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Fremont City Council denies use of immigration defense funds for firefighter positions
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Fremont City Council denies use of immigration defense funds for firefighter positions

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Fremont City Council

Dodge County Courthouse.

Six proposed firefighter positions can no longer be funded using immigration defense funds, the Fremont City Council decided at a budget hearing Tuesday.

The resolution, presented by Councilmember Brad Yerger, was one of two proposed changes to the city’s 2021-2023 budget passed by the council, which also included project reprioritizations.

An ordinance approving the budget also had its second reading at the meeting, as Director of Finance Jody Sanders said a third reading was needed next week prior to the state’s deadline of Sept. 20.

“I believe at a prior meeting it was noted that the state has no way to penalize us if we choose not to turn in our state budget form on time,” she said. “However, the county clerk requires it in order to assess our property taxes, and state law requires us to do that by Sept. 20.”

Many members of the public commented on the use of immigration defense funds to temporarily fund six firefighter positions as the city applies for Staffing for Adequate Fire and Emergency Response (SAFER) grants.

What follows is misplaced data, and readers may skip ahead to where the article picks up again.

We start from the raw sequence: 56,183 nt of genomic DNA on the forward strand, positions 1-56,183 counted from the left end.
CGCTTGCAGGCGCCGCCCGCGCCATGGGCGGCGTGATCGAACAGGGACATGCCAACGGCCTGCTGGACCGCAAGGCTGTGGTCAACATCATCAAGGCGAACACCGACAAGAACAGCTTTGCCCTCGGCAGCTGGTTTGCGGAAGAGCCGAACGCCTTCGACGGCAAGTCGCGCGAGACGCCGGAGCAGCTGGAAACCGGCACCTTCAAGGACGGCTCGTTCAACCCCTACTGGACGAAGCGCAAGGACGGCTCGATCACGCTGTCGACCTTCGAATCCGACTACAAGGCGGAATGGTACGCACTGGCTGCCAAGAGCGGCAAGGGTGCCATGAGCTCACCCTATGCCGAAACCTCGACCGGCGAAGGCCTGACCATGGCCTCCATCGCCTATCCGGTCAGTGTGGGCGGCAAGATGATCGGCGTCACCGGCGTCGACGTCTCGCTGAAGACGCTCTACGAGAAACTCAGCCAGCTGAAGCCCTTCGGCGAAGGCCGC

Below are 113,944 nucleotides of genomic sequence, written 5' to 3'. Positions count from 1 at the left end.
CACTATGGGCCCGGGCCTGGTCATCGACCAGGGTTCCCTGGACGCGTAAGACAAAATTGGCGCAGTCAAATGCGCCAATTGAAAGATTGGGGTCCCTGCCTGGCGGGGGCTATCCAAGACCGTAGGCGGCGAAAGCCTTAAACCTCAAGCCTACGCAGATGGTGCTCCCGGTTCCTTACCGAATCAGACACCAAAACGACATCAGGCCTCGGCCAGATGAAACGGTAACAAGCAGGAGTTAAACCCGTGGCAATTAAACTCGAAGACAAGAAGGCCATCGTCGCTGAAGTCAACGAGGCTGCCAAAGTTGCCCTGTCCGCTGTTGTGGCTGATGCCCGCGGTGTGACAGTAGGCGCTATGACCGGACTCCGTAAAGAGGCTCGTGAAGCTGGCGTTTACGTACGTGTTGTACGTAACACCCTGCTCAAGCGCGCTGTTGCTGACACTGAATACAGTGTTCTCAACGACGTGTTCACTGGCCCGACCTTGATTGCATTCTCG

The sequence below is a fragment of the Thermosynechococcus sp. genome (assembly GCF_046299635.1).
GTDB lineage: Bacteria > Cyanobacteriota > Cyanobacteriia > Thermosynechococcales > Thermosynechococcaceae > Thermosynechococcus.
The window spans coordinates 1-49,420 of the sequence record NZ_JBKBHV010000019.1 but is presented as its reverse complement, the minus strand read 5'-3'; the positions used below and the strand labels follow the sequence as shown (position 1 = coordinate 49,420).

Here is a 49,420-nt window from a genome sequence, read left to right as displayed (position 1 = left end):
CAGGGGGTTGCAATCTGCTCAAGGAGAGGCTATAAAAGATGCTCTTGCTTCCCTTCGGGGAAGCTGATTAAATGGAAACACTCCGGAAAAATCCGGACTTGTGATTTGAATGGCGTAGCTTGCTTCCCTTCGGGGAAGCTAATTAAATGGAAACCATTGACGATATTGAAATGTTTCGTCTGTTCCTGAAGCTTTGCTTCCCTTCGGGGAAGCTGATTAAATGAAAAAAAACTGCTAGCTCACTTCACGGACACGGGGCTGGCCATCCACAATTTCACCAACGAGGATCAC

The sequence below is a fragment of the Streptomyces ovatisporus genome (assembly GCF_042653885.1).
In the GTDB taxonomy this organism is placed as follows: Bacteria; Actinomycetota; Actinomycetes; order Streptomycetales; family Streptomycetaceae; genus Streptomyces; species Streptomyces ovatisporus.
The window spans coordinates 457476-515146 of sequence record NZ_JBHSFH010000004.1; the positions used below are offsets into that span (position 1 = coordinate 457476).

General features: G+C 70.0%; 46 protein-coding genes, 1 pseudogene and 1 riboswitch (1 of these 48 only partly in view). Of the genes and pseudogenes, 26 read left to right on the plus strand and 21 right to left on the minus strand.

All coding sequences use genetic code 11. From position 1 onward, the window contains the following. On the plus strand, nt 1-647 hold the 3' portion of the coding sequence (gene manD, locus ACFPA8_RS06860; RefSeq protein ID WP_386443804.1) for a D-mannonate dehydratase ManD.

Fremont residents like Ralph Larsen, Virginia Coy and Brenda Ray spoke out against the use of the funds, which were approved by Fremont voters in June 2010.

“Taking money out of this account for any other purpose is like taking money out of your retirement account,” Ray said. “When your earning years are over, if your retirement account has been used for something else, you have nothing.”

Steve Ray said he believed the city didn’t start the budgeting process early enough and urged the council not to “rush through” the second reading and use money from the defense fund.

“I don’t know how you expect the public to have a hearing when you haven’t talked about a lot of specifics,” he said. “They don’t even know what’s in it.”

Yerger expressed disappointment that public comment for the budget was held before several other items on the agenda were addressed, but Sanders said it was standard.

“Every time you have a public hearing and then it’s turned over to the council, even if it’s that same night, it’s still up to you to decide thumbs up, thumbs down.”

Yerger, who called the discussion “premature” made a motion to continue the second reading to Sept. 14, which Councilmember Glen Ellis agreed with.

“I’m disappointed that we’re voting on it so early on in the meeting when we have so many other options that we could have put it as the last item on the meeting,” Ellis said.